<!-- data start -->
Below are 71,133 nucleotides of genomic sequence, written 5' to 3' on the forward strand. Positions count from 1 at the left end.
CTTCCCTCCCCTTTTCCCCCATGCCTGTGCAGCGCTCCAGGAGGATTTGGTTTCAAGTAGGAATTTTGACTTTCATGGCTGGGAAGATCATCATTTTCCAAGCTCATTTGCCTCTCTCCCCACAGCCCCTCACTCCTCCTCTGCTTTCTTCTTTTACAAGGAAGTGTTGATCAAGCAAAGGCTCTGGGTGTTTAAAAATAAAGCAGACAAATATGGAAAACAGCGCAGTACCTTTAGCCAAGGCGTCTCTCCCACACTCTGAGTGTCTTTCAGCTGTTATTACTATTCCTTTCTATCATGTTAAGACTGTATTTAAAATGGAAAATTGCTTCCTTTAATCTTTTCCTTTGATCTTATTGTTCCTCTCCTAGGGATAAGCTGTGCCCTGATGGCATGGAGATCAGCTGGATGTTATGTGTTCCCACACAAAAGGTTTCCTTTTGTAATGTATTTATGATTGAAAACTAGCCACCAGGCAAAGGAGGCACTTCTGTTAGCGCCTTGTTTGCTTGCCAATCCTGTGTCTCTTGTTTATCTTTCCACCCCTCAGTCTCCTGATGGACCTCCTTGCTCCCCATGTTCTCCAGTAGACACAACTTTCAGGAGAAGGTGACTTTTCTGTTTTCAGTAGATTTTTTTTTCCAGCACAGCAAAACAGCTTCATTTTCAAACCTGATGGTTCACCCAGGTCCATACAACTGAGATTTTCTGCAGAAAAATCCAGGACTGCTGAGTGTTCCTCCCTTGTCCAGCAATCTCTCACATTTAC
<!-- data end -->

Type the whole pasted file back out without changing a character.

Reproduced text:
Below are 71,133 nucleotides of genomic sequence, written 5' to 3' on the forward strand. Positions count from 1 at the left end.
CTTCCCTCCCCTTTTCCCCCATGCCTGTGCAGCGCTCCAGGAGGATTTGGTTTCAAGTAGGAATTTTGACTTTCATGGCTGGGAAGATCATCATTTTCCAAGCTCATTTGCCTCTCTCCCCACAGCCCCTCACTCCTCCTCTGCTTTCTTCTTTTACAAGGAAGTGTTGATCAAGCAAAGGCTCTGGGTGTTTAAAAATAAAGCAGACAAATATGGAAAACAGCGCAGTACCTTTAGCCAAGGCGTCTCTCCCACACTCTGAGTGTCTTTCAGCTGTTATTACTATTCCTTTCTATCATGTTAAGACTGTATTTAAAATGGAAAATTGCTTCCTTTAATCTTTTCCTTTGATCTTATTGTTCCTCTCCTAGGGATAAGCTGTGCCCTGATGGCATGGAGATCAGCTGGATGTTATGTGTTCCCACACAAAAGGTTTCCTTTTGTAATGTATTTATGATTGAAAACTAGCCACCAGGCAAAGGAGGCACTTCTGTTAGCGCCTTGTTTGCTTGCCAATCCTGTGTCTCTTGTTTATCTTTCCACCCCTCAGTCTCCTGATGGACCTCCTTGCTCCCCATGTTCTCCAGTAGACACAACTTTCAGGAGAAGGTGACTTTTCTGTTTTCAGTAGATTTTTTTTTCCAGCACAGCAAAACAGCTTCATTTTCAAACCTGATGGTTCACCCAGGTCCATACAACTGAGATTTTCTGCAGAAAAATCCAGGACTGCTGAGTGTTCCTCCCTTGTCCAGCAATCTCTCACATTTAC